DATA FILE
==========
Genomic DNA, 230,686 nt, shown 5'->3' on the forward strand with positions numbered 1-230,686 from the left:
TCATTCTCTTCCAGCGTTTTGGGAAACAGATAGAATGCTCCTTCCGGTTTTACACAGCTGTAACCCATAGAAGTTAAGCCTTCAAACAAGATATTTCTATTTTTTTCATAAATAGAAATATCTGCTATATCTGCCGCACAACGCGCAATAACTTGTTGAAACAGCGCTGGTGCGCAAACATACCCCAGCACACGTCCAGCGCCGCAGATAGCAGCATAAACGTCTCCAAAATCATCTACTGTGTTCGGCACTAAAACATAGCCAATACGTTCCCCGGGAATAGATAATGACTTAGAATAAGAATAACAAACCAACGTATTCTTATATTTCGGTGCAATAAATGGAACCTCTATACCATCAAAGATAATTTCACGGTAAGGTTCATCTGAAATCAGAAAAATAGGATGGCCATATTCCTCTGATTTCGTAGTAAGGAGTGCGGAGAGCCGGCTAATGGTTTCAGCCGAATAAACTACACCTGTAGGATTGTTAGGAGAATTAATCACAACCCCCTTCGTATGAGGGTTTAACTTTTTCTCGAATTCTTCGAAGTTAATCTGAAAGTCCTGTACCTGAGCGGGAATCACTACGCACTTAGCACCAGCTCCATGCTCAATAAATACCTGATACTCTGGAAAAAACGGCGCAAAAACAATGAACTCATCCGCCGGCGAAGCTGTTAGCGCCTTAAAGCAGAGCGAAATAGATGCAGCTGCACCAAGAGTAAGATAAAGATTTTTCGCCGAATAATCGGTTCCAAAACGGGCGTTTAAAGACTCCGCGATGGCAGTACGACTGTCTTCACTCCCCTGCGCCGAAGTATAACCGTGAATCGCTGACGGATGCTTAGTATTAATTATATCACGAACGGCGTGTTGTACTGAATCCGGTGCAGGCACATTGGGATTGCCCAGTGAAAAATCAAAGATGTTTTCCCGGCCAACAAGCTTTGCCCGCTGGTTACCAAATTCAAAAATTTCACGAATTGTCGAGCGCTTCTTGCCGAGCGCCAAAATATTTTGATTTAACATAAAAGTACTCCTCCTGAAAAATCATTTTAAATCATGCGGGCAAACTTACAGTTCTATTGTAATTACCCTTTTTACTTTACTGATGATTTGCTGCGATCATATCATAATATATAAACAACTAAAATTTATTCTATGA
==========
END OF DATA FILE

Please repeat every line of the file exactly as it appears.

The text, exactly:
Genomic DNA, 230,686 nt, shown 5'->3' on the forward strand with positions numbered 1-230,686 from the left:
TCATTCTCTTCCAGCGTTTTGGGAAACAGATAGAATGCTCCTTCCGGTTTTACACAGCTGTAACCCATAGAAGTTAAGCCTTCAAACAAGATATTTCTATTTTTTTCATAAATAGAAATATCTGCTATATCTGCCGCACAACGCGCAATAACTTGTTGAAACAGCGCTGGTGCGCAAACATACCCCAGCACACGTCCAGCGCCGCAGATAGCAGCATAAACGTCTCCAAAATCATCTACTGTGTTCGGCACTAAAACATAGCCAATACGTTCCCCGGGAATAGATAATGACTTAGAATAAGAATAACAAACCAACGTATTCTTATATTTCGGTGCAATAAATGGAACCTCTATACCATCAAAGATAATTTCACGGTAAGGTTCATCTGAAATCAGAAAAATAGGATGGCCATATTCCTCTGATTTCGTAGTAAGGAGTGCGGAGAGCCGGCTAATGGTTTCAGCCGAATAAACTACACCTGTAGGATTGTTAGGAGAATTAATCACAACCCCCTTCGTATGAGGGTTTAACTTTTTCTCGAATTCTTCGAAGTTAATCTGAAAGTCCTGTACCTGAGCGGGAATCACTACGCACTTAGCACCAGCTCCATGCTCAATAAATACCTGATACTCTGGAAAAAACGGCGCAAAAACAATGAACTCATCCGCCGGCGAAGCTGTTAGCGCCTTAAAGCAGAGCGAAATAGATGCAGCTGCACCAAGAGTAAGATAAAGATTTTTCGCCGAATAATCGGTTCCAAAACGGGCGTTTAAAGACTCCGCGATGGCAGTACGACTGTCTTCACTCCCCTGCGCCGAAGTATAACCGTGAATCGCTGACGGATGCTTAGTATTAATTATATCACGAACGGCGTGTTGTACTGAATCCGGTGCAGGCACATTGGGATTGCCCAGTGAAAAATCAAAGATGTTTTCCCGGCCAACAAGCTTTGCCCGCTGGTTACCAAATTCAAAAATTTCACGAATTGTCGAGCGCTTCTTGCCGAGCGCCAAAATATTTTGATTTAACATAAAAGTACTCCTCCTGAAAAATCATTTTAAATCATGCGGGCAAACTTACAGTTCTATTGTAATTACCCTTTTTACTTTACTGATGATTTGCTGCGATCATATCATAATATATAAACAACTAAAATTTATTCTATGA